Or see the three categories in First John 2: 15-17: "the lust of the flesh" (sensuality, an abuse of potential), "the lust of the eyes" (materialism–what I see is what I want, a distortion of values), "and the pride of life" (self rule that sets its own standard). Or see Hebrews 12:15-16: "any root of bitterness" (coming from self rule and a perceived violation of "my rights"), "any fornicator" (an immoral person–sensuality), "or profane person" (one who devalues things of superior worth as Esau did–materialism).
A word sometimes used in Christian education is integration. It comes from the Latin word integratus, meaning to make whole or complete. The development and growth that takes place as we learn from God's Word (I Pet. 2:2) puts all the pieces together in their proper relationship and balance. And life can only be integrated fully and properly within a biblical framework (Deut. 8:3). To put it another way, no one can be truly whole and completely fulfilled until he has adjusted his life to God's purpose, authority and power.
To see how much the Bible has to say about the integrated life, consider that this is quite often the meaning and intent of the word "perfect" in the King James Version. God has His perfect will for us (Rom. 12:2), which brings all life's tangled strands together to form a tapestry of great beauty. The application of His Word to life produces "perfected" people (II Tim. 3:16-17), where the word is used not in the sense of sinless perfection, but of maturity and completeness. Since Christ is the supreme example of such integration in character and conduct, we can summarize the ideal with the word Christlikeness.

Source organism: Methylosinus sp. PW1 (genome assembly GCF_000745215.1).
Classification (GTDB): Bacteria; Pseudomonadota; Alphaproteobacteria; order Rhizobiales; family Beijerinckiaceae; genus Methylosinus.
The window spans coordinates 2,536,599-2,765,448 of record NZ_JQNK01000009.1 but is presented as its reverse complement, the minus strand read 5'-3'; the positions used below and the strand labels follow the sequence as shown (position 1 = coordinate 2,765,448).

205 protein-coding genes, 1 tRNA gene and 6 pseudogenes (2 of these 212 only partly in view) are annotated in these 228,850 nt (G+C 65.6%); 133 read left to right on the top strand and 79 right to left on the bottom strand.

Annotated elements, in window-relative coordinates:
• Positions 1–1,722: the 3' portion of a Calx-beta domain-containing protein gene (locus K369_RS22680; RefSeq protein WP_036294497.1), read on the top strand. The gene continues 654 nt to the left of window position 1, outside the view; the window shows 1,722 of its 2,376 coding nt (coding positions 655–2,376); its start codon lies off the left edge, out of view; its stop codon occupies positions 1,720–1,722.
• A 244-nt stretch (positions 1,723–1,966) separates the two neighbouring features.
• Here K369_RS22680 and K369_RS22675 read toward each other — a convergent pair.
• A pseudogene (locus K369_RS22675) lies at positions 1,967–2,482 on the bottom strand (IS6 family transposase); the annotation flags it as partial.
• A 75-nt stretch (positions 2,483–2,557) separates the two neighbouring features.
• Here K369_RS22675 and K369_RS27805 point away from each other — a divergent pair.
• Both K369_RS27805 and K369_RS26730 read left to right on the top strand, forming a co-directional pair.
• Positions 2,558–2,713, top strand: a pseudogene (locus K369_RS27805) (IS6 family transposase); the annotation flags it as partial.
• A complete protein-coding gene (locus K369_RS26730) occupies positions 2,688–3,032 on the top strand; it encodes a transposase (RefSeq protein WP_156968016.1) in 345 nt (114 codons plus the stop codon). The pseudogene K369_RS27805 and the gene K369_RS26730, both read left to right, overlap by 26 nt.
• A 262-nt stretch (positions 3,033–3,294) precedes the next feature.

Principle #6. The Sphere of the Learner-Servant: To live and serve where God puts you.
The learner-servant lives in several sometimes overlapping spheres, within which he has God-given responsibilities. The four most common "spheres" are: the home (Col. 3:18-20), the local church (Col. 3:12-16), the workplace (Col. 3:22–4:1), and the community–which by extension becomes the nation and the world (Col. 4:5-6). (First Peter 2:4–3:7 covers the same four areas.) Since we sometimes relate to the same people in more than one sphere, there will be some overlap. But the important thing is to live for the Lord consistently where we are (cf. the parable of The Good Samaritan, Lk. 10:25-37).
As well as living within several overlapping spheres, the learner-servant will also function as part of a chain of command and a circle of love. The chain of command describes those people above us to whom we are responsible, and those below us for whom we are responsible. The circle of love is composed of those individuals within a particular sphere to whom we have the opportunity to demonstrate Christ-like love.
Because of the overlap, the chain of command is not always simple and direct. Further, it will be seen that those in our chain of command also become a part of our circle of love. The two thus do not define two exclusive and separate groups, but rather two ways of relating to people. Both aspects can be seen in many Scriptures (e.g. Jn. 13:34-35; 14:15; Rom. 13:1-4, 8-10; I Thess. 5:12-13; I Jn. 3:23).